Discussion in 'Classic Racquet Talk' started by Rorsach, Oct 19, 2008.
Nobody knows where I can find the history of Snauwaert?
What you need to know?
Founded when, why it went under....
Here is a quick summary, i will add more later when i have the time...
In its heyday Snauwaert produced up to 800,000 tennis rackets per day. The company grew from a carpentry, founded in 1929 by Valère Snauwaert. The second generation Karel Snauwaert and Andre Depla Snauwaert made Snauwaert world famous in the tennis world. At the end of the 70’s the turnover came. It was not until early '80 Snauwaert started the production of graphite/composite rackets. Too late. In '85, after the death of Charles Snauwaert production was transferred to Portugal. In '88 Jacques Lierneux of City 7 took over. The beginning of the end because the financial problems of Lierneux’s empire dragged Snauwaert along. In January '92 undertook a group of Flemish investors around Bob Bruloot a last attempt to re-brand Snauwaert an international reputation to deliver without restarting production. Too bad, in 1995 the final curtain fell on Snauwaert.
In 1998 the Dutch sports group Rucanor, founded in 1956, aims to launch Snauwaert rackets again in the tennis world. For marketing and PR they hire Stephen Nardelli (Sport & Ski), the Britisch entrepreneur famous for taking over Donnay 2 years ago.
I think someone misplaced a decimal point somewhere .
I believe Steven(Stephen?) Snauwaert lived in Atlanta in the late '80s. I reckon he would be around his early 60s now. Not sure how close he was to the company.
Thank you very much, really appreciated. You should write a Wikipedia article as it s hard to find this information online! I was always intrigued by Snauwaert but I never got to know its history.
And what about their relationship with Spalding? Did that help cover costs during the '70s or was it somehow a detriment to the company?
For sure it did, infact Spalding acquired part-ownership of Snauwaert-Depla at that time. The production nearly doubled!
Snauwaert-Depla has been one of Spalding's major suplliers of wooden tennis rackets.
Here's an old photo from the original Snauwaert-Depla facility in Belgium
I wish that someone could have bottled the smell of the woodworking shops in the days of full production... Ahhhhhh
It might bear mentioning tha the first generations of graphite-composite frames made still in Belgium still had some wood in them - even their most sophisticated Graphite-Fiberglass-Aramide or Graphite -Fiberglass-Boron composites had a thin ashwood core element to help with feel. They still gave a practical nod to their rich past as they tried to move into the future.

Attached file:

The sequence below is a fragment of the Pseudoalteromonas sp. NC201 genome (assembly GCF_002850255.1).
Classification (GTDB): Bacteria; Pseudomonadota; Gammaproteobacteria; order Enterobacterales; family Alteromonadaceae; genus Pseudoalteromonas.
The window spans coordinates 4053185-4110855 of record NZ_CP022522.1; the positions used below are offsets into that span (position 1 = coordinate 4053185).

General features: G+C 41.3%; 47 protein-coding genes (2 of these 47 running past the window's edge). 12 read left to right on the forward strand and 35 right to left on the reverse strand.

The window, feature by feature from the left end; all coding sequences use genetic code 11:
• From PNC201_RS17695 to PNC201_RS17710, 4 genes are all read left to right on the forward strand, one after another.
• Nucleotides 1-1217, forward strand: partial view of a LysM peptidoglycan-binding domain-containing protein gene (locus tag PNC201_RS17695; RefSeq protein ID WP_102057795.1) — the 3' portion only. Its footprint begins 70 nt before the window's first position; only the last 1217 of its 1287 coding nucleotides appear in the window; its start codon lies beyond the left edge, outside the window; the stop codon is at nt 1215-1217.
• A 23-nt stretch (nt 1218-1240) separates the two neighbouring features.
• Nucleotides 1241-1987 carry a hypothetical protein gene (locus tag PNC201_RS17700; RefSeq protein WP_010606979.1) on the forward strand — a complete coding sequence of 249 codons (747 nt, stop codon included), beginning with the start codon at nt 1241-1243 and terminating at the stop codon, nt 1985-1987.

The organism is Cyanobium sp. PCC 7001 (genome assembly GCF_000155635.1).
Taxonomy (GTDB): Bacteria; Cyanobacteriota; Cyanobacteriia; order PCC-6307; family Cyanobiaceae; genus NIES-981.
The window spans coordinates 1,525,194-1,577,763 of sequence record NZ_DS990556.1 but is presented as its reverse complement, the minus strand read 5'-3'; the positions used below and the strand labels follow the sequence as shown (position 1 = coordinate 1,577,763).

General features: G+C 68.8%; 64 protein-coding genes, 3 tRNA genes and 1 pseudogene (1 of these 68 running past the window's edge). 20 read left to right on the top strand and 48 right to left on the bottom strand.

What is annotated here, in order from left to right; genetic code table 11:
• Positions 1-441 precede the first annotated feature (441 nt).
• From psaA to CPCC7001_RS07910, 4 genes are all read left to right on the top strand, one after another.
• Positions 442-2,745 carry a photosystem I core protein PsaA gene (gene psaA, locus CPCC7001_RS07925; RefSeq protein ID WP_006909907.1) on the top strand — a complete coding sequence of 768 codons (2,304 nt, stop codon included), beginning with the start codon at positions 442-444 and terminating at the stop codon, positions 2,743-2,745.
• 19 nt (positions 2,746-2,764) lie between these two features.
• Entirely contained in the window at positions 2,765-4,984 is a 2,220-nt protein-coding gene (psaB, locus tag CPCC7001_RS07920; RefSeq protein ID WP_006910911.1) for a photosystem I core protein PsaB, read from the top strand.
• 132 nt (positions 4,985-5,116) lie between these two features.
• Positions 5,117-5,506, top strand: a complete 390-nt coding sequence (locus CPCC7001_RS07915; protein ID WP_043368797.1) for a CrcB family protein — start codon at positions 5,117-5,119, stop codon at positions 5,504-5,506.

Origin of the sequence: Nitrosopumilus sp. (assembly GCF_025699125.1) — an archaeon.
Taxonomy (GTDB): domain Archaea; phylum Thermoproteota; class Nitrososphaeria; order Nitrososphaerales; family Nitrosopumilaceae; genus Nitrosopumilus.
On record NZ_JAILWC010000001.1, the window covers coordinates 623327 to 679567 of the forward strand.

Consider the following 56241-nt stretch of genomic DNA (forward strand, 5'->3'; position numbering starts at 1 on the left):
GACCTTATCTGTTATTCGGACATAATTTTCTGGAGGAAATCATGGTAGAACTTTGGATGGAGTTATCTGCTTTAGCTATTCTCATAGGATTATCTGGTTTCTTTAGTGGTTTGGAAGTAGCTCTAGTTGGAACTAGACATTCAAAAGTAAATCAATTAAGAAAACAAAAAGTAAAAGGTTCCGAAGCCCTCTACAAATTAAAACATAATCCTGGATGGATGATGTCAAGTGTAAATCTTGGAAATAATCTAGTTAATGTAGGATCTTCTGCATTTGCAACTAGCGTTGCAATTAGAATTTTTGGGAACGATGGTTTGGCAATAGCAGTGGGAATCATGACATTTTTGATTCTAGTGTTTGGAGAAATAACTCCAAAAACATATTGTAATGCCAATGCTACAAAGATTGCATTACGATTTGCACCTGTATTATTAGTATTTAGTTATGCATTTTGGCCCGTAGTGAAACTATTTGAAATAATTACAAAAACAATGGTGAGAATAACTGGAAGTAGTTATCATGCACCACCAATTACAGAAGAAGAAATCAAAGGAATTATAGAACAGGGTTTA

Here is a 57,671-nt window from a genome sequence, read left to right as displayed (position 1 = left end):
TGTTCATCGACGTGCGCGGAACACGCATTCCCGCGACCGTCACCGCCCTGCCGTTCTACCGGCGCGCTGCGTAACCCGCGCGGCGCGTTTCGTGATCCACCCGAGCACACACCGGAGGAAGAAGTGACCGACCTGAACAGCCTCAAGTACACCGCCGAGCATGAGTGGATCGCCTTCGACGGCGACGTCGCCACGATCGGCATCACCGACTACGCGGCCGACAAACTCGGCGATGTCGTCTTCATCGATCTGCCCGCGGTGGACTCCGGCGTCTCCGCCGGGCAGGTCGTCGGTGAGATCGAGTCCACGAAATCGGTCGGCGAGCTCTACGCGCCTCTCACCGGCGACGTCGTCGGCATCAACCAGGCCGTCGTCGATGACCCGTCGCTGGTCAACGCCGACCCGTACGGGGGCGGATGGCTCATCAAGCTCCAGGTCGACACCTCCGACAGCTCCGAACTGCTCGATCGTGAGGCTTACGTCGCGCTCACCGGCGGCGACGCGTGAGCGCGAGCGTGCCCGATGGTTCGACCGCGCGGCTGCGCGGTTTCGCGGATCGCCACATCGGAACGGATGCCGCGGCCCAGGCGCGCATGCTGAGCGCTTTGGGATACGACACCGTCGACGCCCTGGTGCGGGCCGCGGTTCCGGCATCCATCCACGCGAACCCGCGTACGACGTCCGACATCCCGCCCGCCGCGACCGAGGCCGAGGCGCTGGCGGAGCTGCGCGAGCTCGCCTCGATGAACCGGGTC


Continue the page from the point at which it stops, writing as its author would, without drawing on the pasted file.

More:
I miss Snauwaert. I still have several Golden Dyno, Golden Mid, Boron Mid, and a few other models from the mid-1980's.
LOTS of nasty glues floating around, I guarantee! I lost a few brain cells when polyurethane flooring first came on the market. Might as well have been sniffing straight toluene chased with naphtha. I think the regs were a little tighter by the time the Rossi factory in Van Buren, Maine shut down. It WAS pretty slick seeing the wood 'blanks' sliced into two rough frames and all the handwork that went in to making a racket from that 'slab'. Of course, the finishes weren't as regulated back then, either...nor was the adhesive used to secure the leather grips. Good thing they had plenty of fresh air right outside the door!
But, yeah, woodworking shops are a blast..I wish I had more talent for it.
Ah yes, definitely can do without the chemical/glue smells. But sawn hardwoods... yesssssss, pleassssse
(I live in Northern California logging country, in the mountains not too far from Yosemite, and there is a wood mill just a mile or so from my property, and when the wind prevails just so on a nice evening...)
This knowledge should be on Wikipedia...
Snauwaert manufactured for several brand names besides Spalding such as Lacoste, Fila, Forehand, Daniel Hechter, early Rucanor's, Tretorn, Temzo and later their own sub brand Vitas.
Some Fila composites that were made by Snauwaert also featured the woodcore technology.
I still haven't snagged my first Snauwaert. 800,000 rackets a DAY? No way.
You are correct retro, the smell of wood is so attractive, here's an other one from the Snauwaert Depla factory, circa 1950
I know you're a nostalgic person...
A good friend of míne would kill for pics like this taken in his favourite brand manufacturing plant.
He is an avid collector of rackets of the Dutch "Pinguin" brand.